Reiter (at right) as a Pea on a mission.

Opening Nights: Sleeping Beauty and the Pea

Kind of what theater was like in Shakespeare's day (i.e., rowdier).

If you ever wondered what the groundling experience was like in Shakespeare’s time—yelling back at the cast as though their characters were speaking to you, sitting on the floor—then Hale’s Palladium may be the place to find out. Of course, you’re welcome to treat the broad, accessible comedy as regular theater—sitting quietly, keeping your thoughts to yourself. But how often in life will you get rewarded for vociferously booing, cheering, advising, and contradicting characters? In this family-friendly production by Fremont Players, such interaction is the coin of the realm, and a section of the front is allotted for ground-sitters (mostly kids).

British pantomime shows (“pantos”) are traditionally performed around Christmas, with stock characters, music, cross-dressing, slapstick, buffoonery, light sexual innuendo, and variations on recognizable stories and fairy tales. Our guide to Sleeping Beauty is the good fairy Esmeralda (burly, mustached Simon Neale, in pink tutu and flip curls), whose rotten sister Formica (an excellent, hammy Debbie Tully) wants to be fairy to the royal house of Montague. Her ambitions thwarted, Formica puts the king’s daughter, Princess Perpetua (Lindsay Erika Crain), to sleep. Twenty-one years later, lonely Prince Rudy (the amusingly cast, power-voiced Katy Webber) commands Pea (Candace Reiter) to awaken Perpetua. Rudy’s hillbilly-highness mother Queen Bobbie-Jo (Flora McGill) demands a test to prove Perpetua’s royal blood, even while falling for razor-thin King Montague (Maque daVis). Some dunces and a giant two-person cow named Ophelia round out the population of the kingdoms visited.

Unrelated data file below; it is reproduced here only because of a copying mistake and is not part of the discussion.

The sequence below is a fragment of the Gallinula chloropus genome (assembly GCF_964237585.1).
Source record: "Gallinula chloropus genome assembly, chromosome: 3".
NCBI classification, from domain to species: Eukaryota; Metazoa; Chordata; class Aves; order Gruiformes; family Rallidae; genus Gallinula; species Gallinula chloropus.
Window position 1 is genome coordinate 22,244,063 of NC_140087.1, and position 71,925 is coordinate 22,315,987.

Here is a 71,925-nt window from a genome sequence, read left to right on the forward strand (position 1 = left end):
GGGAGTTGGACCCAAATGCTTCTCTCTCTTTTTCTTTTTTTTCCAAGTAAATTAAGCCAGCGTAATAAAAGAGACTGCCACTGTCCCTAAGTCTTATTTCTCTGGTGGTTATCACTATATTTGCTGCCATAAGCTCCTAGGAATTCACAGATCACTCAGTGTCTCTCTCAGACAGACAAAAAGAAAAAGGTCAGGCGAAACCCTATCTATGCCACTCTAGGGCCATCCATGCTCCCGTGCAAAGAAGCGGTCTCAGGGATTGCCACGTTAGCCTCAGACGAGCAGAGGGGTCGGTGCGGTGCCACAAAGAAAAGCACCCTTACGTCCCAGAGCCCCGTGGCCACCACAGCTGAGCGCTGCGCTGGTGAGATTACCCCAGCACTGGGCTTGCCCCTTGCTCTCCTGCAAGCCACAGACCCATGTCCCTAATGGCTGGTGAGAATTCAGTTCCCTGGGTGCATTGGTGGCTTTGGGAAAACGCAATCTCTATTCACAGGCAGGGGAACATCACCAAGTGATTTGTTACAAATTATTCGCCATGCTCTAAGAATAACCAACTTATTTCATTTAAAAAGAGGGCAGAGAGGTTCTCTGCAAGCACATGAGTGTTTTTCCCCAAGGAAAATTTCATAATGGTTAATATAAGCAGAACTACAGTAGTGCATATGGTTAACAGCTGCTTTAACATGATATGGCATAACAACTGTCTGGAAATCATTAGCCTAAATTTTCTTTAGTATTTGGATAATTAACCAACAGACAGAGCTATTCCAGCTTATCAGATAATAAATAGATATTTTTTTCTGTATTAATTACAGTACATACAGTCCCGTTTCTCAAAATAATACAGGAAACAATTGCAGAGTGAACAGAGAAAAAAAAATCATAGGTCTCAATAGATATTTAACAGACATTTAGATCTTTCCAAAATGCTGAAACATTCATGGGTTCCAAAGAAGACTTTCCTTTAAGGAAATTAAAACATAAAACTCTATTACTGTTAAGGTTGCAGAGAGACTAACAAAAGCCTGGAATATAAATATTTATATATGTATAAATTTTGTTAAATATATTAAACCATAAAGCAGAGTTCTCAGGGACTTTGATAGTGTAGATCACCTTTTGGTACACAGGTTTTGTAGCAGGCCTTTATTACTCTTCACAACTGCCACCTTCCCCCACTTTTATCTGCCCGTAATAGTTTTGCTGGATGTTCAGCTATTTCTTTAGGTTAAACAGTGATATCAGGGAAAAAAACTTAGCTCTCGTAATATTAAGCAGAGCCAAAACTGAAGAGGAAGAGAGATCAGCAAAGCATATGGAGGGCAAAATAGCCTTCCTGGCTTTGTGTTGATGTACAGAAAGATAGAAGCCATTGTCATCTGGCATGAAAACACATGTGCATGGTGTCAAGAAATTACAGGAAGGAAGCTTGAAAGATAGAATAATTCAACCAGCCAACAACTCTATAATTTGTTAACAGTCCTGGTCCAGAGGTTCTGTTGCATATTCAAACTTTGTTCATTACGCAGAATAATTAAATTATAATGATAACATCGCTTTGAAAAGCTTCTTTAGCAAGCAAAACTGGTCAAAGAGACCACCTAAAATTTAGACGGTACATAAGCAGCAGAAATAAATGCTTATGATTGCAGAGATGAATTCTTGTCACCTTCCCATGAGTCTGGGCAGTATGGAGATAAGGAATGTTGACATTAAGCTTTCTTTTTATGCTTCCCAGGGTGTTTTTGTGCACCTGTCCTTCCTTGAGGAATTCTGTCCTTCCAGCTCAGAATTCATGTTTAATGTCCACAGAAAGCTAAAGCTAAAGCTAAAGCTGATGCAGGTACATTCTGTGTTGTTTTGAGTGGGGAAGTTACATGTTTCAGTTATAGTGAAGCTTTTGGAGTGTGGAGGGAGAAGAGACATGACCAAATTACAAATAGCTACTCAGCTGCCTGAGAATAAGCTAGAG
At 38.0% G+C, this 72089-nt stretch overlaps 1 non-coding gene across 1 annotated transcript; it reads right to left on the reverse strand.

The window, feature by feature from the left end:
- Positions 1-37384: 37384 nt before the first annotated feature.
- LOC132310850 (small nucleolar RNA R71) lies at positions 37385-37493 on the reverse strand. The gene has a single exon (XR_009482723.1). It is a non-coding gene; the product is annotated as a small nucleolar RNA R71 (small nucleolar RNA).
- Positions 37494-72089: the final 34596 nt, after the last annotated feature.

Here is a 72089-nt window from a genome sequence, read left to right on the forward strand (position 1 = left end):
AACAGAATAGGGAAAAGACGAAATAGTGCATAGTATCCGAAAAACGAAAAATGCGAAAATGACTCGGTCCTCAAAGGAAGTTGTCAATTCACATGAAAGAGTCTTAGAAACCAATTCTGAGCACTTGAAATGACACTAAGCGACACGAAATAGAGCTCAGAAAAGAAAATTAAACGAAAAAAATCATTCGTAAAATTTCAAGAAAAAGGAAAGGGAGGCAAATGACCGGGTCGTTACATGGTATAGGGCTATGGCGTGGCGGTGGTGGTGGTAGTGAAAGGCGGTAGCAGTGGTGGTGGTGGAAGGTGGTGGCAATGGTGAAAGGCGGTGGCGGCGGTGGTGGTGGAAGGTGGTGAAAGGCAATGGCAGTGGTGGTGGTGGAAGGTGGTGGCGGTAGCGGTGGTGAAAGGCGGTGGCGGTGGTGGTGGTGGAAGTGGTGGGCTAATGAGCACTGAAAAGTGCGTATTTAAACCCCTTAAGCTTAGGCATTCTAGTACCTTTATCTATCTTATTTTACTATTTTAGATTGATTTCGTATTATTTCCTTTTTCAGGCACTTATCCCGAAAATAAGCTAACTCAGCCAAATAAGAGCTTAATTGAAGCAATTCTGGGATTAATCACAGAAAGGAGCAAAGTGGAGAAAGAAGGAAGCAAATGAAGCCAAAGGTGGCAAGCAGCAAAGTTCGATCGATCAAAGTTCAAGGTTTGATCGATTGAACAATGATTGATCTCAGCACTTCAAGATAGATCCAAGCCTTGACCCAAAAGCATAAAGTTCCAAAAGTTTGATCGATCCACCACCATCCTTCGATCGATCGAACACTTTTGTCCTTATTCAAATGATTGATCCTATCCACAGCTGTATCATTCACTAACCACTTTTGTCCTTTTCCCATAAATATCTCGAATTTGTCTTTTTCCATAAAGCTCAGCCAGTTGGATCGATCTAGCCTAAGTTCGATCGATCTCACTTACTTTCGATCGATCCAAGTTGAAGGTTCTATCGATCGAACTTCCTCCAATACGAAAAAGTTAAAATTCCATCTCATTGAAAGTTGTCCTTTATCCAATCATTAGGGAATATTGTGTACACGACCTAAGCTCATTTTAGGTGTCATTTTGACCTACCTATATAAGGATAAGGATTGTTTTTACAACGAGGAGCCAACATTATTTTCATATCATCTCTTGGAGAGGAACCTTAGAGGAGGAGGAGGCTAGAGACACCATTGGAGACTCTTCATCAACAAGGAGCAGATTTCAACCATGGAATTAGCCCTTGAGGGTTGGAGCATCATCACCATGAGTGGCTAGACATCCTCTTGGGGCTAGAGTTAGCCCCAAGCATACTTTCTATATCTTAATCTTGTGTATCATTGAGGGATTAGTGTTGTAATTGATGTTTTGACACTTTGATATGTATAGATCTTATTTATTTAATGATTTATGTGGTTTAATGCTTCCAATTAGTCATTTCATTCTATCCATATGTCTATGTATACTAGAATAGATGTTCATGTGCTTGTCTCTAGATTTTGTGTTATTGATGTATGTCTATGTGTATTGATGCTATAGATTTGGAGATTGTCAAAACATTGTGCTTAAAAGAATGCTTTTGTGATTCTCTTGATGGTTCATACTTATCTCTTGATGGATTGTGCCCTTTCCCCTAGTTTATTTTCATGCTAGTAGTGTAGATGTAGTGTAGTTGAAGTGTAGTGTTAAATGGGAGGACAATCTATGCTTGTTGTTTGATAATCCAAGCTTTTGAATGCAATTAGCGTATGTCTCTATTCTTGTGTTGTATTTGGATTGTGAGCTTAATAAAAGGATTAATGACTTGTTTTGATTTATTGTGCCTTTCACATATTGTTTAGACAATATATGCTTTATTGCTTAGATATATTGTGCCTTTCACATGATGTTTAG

Bright, sparkly costumes and swells of music by Kiki Hood—performed by the 10-piece Fremont Philharmonic Orchestra—give solace when you can’t hear the characters’ lines over the din. In the barnlike Palladium, dressed with Reiter’s painted curtain backdrops, large gestures are necessary to conquer the poor acoustics. It’s never hard to follow the thin but endearing plot, even under the rowdiest circumstances. Ad-lib contributions, as from the kid who commanded the orchestra “I need more cowbell!”, sometimes outpaced the script in their wit. As at a sporting event, the audience is half the show.

stage@seattleweekly.com

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